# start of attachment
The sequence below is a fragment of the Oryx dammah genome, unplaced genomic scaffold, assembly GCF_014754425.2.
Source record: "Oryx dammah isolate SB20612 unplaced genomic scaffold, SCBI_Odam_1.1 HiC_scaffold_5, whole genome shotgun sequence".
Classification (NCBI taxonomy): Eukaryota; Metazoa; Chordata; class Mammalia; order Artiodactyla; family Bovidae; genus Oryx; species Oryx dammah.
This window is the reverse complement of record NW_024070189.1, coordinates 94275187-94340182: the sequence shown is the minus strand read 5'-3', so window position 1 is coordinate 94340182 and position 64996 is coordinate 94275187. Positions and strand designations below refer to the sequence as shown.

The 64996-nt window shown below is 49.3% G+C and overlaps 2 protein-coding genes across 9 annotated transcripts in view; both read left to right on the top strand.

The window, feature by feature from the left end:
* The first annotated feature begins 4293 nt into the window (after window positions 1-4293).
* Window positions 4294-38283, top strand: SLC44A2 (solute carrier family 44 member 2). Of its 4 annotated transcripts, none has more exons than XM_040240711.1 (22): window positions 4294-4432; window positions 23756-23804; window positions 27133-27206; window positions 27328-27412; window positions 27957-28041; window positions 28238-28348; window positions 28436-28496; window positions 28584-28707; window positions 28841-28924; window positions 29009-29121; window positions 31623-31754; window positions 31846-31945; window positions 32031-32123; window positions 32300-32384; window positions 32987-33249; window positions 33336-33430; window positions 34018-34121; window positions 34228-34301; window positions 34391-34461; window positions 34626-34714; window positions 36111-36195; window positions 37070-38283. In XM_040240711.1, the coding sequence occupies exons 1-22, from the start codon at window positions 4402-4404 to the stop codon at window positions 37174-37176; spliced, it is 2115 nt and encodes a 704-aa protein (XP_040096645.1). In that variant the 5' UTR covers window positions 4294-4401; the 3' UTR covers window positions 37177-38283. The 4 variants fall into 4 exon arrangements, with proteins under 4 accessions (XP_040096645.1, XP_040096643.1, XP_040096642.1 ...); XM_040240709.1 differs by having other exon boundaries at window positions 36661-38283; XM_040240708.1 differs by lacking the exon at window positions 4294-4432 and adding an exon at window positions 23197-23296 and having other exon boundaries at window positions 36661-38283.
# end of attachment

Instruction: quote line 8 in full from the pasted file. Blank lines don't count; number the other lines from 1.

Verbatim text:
* Window positions 4294-38283, top strand: SLC44A2 (solute carrier family 44 member 2). Of its 4 annotated transcripts, none has more exons than XM_040240711.1 (22): window positions 4294-4432; window positions 23756-23804; window positions 27133-27206; window positions 27328-27412; window positions 27957-28041; window positions 28238-28348; window positions 28436-28496; window positions 28584-28707; window positions 28841-28924; window positions 29009-29121; window positions 31623-31754; window positions 31846-31945; window positions 32031-32123; window positions 32300-32384; window positions 32987-33249; window positions 33336-33430; window positions 34018-34121; window positions 34228-34301; window positions 34391-34461; window positions 34626-34714; window positions 36111-36195; window positions 37070-38283. In XM_040240711.1, the coding sequence occupies exons 1-22, from the start codon at window positions 4402-4404 to the stop codon at window positions 37174-37176; spliced, it is 2115 nt and encodes a 704-aa protein (XP_040096645.1). In that variant the 5' UTR covers window positions 4294-4401; the 3' UTR covers window positions 37177-38283. The 4 variants fall into 4 exon arrangements, with proteins under 4 accessions (XP_040096645.1, XP_040096643.1, XP_040096642.1 ...); XM_040240709.1 differs by having other exon boundaries at window positions 36661-38283; XM_040240708.1 differs by lacking the exon at window positions 4294-4432 and adding an exon at window positions 23197-23296 and having other exon boundaries at window positions 36661-38283.